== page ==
collaboration, recipe, snack, sweet, winter

Traditional Dark Fruitcake

Fruitcake is one of those treats that is both traditional and yet constantly renewing itself, thanks to the freedom the recipe offers. Don’t like nuts? Forget ’em. Not a fan of cherries? Forget them too. A big fan of candied orange peel? Add more!

My dear friend Rebecca will guide us through a dark fruitcake recipe, describing the delicious and beautifully flavourful fruitcake recipe traditionally made by her Grandmother in her bakeshop back in England.

I can definitely vouch for this recipe: it is both crammed with yummy fruits and nuts, and flavoured beautifully with brandy. No wonder it’s a family favourite!

And as someone who normally has plain fruitcake (without the marzipan and fondant decoration), I was pleasantly surprised to discover the marzipan adds an additional level of richness that is hard to beat.

Show us how it’s done, Rebecca! 🙂


Some of my earliest and fondest memories of my Grandparents are of them in their shop in Stoke-On-Trent, England. Hands and surfaces covered in flour. I remember this fact only once I start working with one of their recipes, realizing often too late that they are created to make large quantities for the shop! This is indeed the case with this Fruit Cake recipe, so you may wish to cut the recipe in half, unless your goal is to bake them as gifts or make larger, deeper cakes. 

This recipe made two 8 x 8 round cakes, one 8 x 8 square cake, one 9 x 9 square cake and 8 mini-loaves.
“You’re gonna need a big bowl!”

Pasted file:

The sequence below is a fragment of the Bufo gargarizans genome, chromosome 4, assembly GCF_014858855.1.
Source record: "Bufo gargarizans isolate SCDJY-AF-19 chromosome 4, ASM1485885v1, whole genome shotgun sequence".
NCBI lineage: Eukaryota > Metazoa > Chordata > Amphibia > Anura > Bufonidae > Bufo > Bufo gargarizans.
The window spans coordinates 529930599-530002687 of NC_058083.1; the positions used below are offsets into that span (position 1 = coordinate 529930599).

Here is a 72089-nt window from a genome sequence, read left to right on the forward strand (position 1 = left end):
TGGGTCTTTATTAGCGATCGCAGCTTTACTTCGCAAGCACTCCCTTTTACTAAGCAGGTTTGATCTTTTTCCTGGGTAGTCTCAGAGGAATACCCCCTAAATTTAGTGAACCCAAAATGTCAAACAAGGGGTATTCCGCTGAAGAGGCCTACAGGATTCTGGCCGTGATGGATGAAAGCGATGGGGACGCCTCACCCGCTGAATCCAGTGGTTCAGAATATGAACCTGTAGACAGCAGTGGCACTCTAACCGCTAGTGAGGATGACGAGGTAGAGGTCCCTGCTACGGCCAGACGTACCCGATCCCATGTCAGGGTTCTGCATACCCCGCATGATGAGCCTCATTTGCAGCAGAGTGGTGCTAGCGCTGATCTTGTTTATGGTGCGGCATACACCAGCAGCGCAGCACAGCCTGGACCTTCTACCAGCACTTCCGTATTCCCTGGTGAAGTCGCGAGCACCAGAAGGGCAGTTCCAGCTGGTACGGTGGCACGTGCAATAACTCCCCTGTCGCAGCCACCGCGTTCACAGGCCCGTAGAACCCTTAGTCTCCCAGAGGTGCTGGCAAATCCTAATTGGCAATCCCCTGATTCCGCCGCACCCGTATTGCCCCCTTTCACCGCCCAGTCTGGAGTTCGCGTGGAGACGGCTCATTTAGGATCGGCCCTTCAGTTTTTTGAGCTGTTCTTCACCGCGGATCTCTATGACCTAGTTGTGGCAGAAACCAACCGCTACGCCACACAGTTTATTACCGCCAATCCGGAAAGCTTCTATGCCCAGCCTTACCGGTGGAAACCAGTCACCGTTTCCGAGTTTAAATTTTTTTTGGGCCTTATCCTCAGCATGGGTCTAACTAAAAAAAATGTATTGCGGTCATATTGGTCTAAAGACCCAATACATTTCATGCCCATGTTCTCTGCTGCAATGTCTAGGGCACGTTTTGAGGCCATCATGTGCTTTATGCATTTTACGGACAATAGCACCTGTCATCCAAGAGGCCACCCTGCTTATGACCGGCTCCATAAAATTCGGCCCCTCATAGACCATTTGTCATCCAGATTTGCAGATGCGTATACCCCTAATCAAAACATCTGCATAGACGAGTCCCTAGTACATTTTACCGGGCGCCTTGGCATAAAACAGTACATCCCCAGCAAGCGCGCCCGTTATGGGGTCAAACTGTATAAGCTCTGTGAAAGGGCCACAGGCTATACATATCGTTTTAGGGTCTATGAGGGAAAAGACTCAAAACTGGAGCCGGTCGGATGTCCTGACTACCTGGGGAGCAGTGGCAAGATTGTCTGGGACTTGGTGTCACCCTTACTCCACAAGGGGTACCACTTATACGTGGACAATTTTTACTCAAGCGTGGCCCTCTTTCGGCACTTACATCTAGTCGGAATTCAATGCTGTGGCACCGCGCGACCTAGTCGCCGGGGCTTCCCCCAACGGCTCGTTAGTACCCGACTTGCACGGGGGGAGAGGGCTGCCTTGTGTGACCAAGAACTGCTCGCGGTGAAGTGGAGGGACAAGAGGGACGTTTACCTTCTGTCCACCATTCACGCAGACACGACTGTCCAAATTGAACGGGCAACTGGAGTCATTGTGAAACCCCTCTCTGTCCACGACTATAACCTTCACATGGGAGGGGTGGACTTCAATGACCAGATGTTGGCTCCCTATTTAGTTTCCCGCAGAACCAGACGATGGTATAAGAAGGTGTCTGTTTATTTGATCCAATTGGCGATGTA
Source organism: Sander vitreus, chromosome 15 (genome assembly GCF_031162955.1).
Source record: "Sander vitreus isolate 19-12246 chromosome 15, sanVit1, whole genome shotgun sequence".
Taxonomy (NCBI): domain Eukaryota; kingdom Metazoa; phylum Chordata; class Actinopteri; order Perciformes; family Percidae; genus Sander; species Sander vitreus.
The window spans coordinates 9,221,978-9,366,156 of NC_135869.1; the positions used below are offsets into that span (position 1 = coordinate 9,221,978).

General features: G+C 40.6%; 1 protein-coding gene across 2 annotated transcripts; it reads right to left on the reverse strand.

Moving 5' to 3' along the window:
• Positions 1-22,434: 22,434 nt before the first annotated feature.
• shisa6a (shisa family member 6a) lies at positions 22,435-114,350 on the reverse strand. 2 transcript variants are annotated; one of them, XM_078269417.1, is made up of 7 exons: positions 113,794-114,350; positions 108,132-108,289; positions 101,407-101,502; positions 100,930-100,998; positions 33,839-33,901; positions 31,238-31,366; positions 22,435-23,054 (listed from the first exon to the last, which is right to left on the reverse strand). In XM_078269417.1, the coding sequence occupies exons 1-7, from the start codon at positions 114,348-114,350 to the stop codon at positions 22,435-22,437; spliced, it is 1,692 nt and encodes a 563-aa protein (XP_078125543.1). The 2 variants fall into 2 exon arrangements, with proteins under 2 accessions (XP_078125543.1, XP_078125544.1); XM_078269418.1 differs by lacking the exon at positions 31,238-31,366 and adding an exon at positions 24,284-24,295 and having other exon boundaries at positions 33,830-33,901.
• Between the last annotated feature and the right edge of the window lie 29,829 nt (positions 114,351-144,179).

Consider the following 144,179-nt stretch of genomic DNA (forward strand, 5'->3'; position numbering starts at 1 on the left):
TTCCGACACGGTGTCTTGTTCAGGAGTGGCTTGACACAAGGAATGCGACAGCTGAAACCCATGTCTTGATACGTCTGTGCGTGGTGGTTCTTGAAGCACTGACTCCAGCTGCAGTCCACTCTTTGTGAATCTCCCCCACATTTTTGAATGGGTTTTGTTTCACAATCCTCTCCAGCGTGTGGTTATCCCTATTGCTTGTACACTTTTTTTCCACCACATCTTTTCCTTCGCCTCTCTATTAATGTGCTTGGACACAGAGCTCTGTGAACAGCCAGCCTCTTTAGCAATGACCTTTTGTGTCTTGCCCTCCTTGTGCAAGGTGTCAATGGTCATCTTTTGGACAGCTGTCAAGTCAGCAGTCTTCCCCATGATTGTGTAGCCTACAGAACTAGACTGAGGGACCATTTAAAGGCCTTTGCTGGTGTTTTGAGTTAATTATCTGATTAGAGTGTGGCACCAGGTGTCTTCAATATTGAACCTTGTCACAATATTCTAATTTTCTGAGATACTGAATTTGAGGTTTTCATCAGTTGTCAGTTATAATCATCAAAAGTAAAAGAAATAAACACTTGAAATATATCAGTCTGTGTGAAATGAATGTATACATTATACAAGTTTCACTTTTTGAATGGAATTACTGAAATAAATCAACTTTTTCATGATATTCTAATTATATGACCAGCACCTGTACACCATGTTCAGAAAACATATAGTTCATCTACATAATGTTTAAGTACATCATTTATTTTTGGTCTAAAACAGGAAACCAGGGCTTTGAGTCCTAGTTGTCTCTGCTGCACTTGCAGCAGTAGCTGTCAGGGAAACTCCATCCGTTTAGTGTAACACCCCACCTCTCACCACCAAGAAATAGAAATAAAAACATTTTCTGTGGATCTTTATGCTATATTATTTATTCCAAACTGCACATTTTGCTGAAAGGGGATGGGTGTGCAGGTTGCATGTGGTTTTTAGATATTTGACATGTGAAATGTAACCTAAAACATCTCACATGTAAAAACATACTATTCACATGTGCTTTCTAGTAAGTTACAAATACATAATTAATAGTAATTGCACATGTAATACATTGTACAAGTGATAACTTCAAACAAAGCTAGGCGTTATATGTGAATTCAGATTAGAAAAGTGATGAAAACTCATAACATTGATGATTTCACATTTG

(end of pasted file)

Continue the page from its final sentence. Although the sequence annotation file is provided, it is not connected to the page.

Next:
For one week you will have to soak the dried fruits and cherries in sherry or bandy in a large plastic bowl. Stir once a day to ensure all the fruit have equal opportunity to get truly drunk at the bottom! 

I took a fun trip to the Bulk Barn for the ingredients. I found the Lyles Black Treacle in a specialty shop; most British shops will carry it. It is thicker than molasses and will darken the colour of the cake. 

Have fun and happy holidays!

Grandma Colclough’s Dark Fruit Cake


1 bottle of sherry, small brandy bottle 
1 lb. of Butter 
1 lb. Dark Brown Sugar
1 lb. Flour 
1 lb. Eggs (8 eggs)
1 tbsp. Mixed Spice (or All Spice – how you like)
Chopped Nuts – walnuts and/or almonds (as many, or as few as you like)
4 tbsp. Black Treacle
8 oz. Ground Almonds
1 lb. Chopped Dates
1 lb. Cherries (red and green)
4.5 lbs. of Various Dried Fruits (apricots, raisins, sultanas, currants, citrus peel – as you like) 


1. Cream butter and sugar
2. Beat eggs, add approximately 4 tablespoons at a time to butter and sugar
3. Add all fruits and nuts mixing well
4. Combine flour, salt, spices, and ground almonds
5. Mix in flour mixture with metal spoon
6. Add black treacle
Original recipe says to bake for 4 hours at 140 / Gas Mark 2. I had the oven at 280 degrees Fahrenheit and baked the cakes between 3 to 3.5 hours (2 hours for the mini-loaves). Baking times will vary with size and depth of cakes, for larger cakes bake up to 4 hours. If you feel the cakes are browning too much cover with foil for a part of the cooking.
When cakes have cooled prick with a toothpick and soak in a few tablespoons of brandy. Drizzle with brandy every week, for at least two weeks or up to one month. Cakes will moisten further over time.

Just be sure to wait a week before icing so the cake has absorbed it all. To decorate cover with warm apricot jam and layer with marzipan and icing sugar.